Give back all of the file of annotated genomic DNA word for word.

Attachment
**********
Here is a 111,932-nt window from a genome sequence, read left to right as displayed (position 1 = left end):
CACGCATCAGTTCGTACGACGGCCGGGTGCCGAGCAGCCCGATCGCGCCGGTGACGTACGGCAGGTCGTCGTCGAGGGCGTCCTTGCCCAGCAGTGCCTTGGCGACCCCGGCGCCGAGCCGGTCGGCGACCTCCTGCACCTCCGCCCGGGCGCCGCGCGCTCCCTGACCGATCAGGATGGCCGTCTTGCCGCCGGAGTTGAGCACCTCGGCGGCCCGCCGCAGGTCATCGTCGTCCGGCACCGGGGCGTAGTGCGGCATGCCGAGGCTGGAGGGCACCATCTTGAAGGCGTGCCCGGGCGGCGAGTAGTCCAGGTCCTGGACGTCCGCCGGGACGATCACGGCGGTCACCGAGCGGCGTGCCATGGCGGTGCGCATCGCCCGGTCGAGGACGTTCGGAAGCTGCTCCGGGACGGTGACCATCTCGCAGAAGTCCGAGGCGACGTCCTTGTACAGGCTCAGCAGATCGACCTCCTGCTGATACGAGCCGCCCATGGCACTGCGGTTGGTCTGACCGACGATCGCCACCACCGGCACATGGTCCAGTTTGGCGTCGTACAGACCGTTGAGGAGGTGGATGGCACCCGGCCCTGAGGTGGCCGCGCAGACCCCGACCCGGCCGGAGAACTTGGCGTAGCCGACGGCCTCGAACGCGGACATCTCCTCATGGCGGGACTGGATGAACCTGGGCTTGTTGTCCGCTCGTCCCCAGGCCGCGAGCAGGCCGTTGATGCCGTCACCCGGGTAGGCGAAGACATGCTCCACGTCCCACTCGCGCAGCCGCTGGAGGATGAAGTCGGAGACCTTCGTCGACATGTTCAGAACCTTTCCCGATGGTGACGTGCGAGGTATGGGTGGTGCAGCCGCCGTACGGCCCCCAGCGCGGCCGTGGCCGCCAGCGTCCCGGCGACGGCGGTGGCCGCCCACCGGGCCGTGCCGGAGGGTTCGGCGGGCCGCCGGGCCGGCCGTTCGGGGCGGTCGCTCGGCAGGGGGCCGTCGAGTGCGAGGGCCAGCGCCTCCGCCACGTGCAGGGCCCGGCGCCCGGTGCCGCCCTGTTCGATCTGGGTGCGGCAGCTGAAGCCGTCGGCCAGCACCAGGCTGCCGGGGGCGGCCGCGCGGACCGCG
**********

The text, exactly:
Here is a 111,932-nt window from a genome sequence, read left to right as displayed (position 1 = left end):
CACGCATCAGTTCGTACGACGGCCGGGTGCCGAGCAGCCCGATCGCGCCGGTGACGTACGGCAGGTCGTCGTCGAGGGCGTCCTTGCCCAGCAGTGCCTTGGCGACCCCGGCGCCGAGCCGGTCGGCGACCTCCTGCACCTCCGCCCGGGCGCCGCGCGCTCCCTGACCGATCAGGATGGCCGTCTTGCCGCCGGAGTTGAGCACCTCGGCGGCCCGCCGCAGGTCATCGTCGTCCGGCACCGGGGCGTAGTGCGGCATGCCGAGGCTGGAGGGCACCATCTTGAAGGCGTGCCCGGGCGGCGAGTAGTCCAGGTCCTGGACGTCCGCCGGGACGATCACGGCGGTCACCGAGCGGCGTGCCATGGCGGTGCGCATCGCCCGGTCGAGGACGTTCGGAAGCTGCTCCGGGACGGTGACCATCTCGCAGAAGTCCGAGGCGACGTCCTTGTACAGGCTCAGCAGATCGACCTCCTGCTGATACGAGCCGCCCATGGCACTGCGGTTGGTCTGACCGACGATCGCCACCACCGGCACATGGTCCAGTTTGGCGTCGTACAGACCGTTGAGGAGGTGGATGGCACCCGGCCCTGAGGTGGCCGCGCAGACCCCGACCCGGCCGGAGAACTTGGCGTAGCCGACGGCCTCGAACGCGGACATCTCCTCATGGCGGGACTGGATGAACCTGGGCTTGTTGTCCGCTCGTCCCCAGGCCGCGAGCAGGCCGTTGATGCCGTCACCCGGGTAGGCGAAGACATGCTCCACGTCCCACTCGCGCAGCCGCTGGAGGATGAAGTCGGAGACCTTCGTCGACATGTTCAGAACCTTTCCCGATGGTGACGTGCGAGGTATGGGTGGTGCAGCCGCCGTACGGCCCCCAGCGCGGCCGTGGCCGCCAGCGTCCCGGCGACGGCGGTGGCCGCCCACCGGGCCGTGCCGGAGGGTTCGGCGGGCCGCCGGGCCGGCCGTTCGGGGCGGTCGCTCGGCAGGGGGCCGTCGAGTGCGAGGGCCAGCGCCTCCGCCACGTGCAGGGCCCGGCGCCCGGTGCCGCCCTGTTCGATCTGGGTGCGGCAGCTGAAGCCGTCGGCCAGCACCAGGCTGCCGGGGGCGGCCGCGCGGACCGCG